FCC Violates Basic Legal Principles in Rush to Regulate Set-Top Boxes
by Berin Szoka, President of TechFreedom
WASHINGTON D.C. — Today, the FCC voted on a Notice of Proposed Rulemaking that would force pay-tv or multichannel video programming distributors (MVPDs) to change their existing equipment to allow third-party set-top boxes to carry their signals. Currently, MVPD subscribers typically pay $15–20/month to lease set-top boxes from their cable, satellite, or telco video provider. Those set-top boxes allow subscribers to view video programming on their TVs and, in some cases, also provide access to online video distributors (OVDs) such as Netflix and Hulu. However, Chairman Wheeler and some interest groups say those leasing fees are too high, that MVPDs have a stranglehold on video programming, and that the set-top box market must be opened to competition from third parties.
“Regulating set-top boxes may do serious damage to video programmers, especially small ones and those geared to minorities,” said Berin Szoka. “That’s why Congressional Democrats, minority groups and other voices have urged caution. Yet FCC Chairman Tom Wheeler blithely dismisses these concerns, insisting that ‘this is just the beginning of a fact-finding process.’ Do not believe him. If that were true, the FCC would issue a Notice of Inquiry to gather data to inform a regulatory proposal. Instead, the FCC has issued a Notice of Proposed Rulemaking. That means the FCC Chairman has already made up his mind, and that the agency is unlikely to adjust course.”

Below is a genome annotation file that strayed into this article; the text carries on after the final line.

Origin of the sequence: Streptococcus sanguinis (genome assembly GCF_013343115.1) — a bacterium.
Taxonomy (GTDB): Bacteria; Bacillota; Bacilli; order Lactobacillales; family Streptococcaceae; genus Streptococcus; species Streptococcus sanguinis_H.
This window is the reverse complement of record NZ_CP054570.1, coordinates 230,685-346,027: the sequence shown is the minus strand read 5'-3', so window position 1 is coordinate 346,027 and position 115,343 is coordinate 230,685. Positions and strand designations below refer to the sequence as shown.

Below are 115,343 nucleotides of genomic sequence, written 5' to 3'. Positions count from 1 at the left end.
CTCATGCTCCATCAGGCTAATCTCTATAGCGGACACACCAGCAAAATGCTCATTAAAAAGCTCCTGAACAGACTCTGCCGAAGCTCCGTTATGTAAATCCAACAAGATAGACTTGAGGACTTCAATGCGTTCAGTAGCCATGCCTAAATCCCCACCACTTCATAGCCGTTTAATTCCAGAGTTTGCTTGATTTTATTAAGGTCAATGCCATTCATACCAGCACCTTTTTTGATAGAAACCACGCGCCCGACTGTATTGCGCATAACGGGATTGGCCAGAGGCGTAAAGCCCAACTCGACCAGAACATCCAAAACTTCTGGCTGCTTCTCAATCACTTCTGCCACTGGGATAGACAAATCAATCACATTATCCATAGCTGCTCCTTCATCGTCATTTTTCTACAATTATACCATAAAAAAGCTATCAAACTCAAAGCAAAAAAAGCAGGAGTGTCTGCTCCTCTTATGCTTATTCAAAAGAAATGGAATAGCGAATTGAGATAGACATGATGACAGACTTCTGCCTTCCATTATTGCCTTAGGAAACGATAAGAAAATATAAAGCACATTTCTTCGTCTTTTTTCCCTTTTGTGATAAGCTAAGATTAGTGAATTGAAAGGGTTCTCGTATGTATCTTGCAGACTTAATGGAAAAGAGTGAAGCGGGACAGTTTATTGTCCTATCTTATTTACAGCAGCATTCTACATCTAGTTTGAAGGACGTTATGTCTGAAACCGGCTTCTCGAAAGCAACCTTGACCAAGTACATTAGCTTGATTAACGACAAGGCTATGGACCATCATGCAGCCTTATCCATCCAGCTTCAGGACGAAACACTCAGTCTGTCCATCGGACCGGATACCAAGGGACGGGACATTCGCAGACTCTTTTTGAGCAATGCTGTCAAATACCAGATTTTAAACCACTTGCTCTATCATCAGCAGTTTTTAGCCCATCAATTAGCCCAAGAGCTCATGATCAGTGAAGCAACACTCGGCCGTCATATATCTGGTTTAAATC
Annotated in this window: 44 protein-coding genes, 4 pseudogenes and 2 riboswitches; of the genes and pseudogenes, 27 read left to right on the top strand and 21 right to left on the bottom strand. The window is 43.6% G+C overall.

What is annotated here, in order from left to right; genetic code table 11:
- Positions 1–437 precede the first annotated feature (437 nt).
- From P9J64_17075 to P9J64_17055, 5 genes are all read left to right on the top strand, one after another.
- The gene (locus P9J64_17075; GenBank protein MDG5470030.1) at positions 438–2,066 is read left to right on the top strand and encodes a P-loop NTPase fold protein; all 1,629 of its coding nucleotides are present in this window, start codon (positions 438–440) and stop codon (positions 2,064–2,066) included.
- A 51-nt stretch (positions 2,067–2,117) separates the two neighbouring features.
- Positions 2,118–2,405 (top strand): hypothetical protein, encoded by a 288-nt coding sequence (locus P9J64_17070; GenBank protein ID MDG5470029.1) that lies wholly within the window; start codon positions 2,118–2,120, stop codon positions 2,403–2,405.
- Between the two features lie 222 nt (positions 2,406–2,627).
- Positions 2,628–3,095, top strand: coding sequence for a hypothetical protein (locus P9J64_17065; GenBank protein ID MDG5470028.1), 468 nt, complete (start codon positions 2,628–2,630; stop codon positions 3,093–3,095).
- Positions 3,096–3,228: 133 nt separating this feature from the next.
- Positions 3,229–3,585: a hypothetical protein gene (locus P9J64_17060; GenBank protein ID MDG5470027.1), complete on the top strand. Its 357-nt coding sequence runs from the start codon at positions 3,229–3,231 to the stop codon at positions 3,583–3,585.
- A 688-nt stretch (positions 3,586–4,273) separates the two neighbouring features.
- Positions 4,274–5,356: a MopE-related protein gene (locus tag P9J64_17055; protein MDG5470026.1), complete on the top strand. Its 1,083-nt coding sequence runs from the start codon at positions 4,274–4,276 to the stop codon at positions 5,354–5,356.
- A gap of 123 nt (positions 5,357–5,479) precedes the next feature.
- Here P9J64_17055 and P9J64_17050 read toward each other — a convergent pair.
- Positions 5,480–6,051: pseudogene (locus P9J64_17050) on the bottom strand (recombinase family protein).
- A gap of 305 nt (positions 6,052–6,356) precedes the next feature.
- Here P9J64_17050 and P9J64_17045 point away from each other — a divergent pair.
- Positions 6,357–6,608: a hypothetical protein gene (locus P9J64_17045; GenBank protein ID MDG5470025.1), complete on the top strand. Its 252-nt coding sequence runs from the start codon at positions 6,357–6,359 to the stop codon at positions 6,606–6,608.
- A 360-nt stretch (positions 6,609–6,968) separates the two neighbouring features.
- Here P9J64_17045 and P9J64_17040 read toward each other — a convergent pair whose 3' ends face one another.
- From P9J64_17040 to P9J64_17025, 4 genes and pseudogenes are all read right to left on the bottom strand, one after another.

“This is simply the latest example of the FCC abusing the rulemaking process by bypassing the Notice of Inquiry,” concluded Szoka. “Every time the FCC does this, it means the gun is already loaded, and ‘fact-finding’ is a mere formality. It’s high time Congress put a stop to this pretense of objectivity and require the FCC to begin all major rulemakings with an NOI. That key reform was at the heart of an FCC reform bill initially proposed by Republicans in 2013 — but, tellingly, removed at the insistence of Congressional Democrats.”
The FCC’s proposal is based on the recommendations of the Downloadable Security Technology Advisory Committee (“DSTAC”), which was directed to investigate this issue by Congress in the STELA Reauthorization Act of 2014.
“The FCC is also abusing the advisory committee process — once again,” argued Tom Struble, Policy Counsel at TechFreedom. “The Commission acts as if the DSTAC unanimously supported the NPRM’s proposal. In fact, the DSTAC recommended two alternative approaches, only one of which was taken up by the FCC. This is only the most recent example of the FCC abusing the advisory committee process, denying broad input from stakeholders and steering the committee to issue recommendations that suit the administration’s policy preferences. The FCC should have used an NOI to seek comment on both the DSTAC recommendations. But at the very least, Chairman Wheeler should drop his absurd pretense that the FCC is merely beginning a fact-finding process.”
Originally published at techfreedom.org.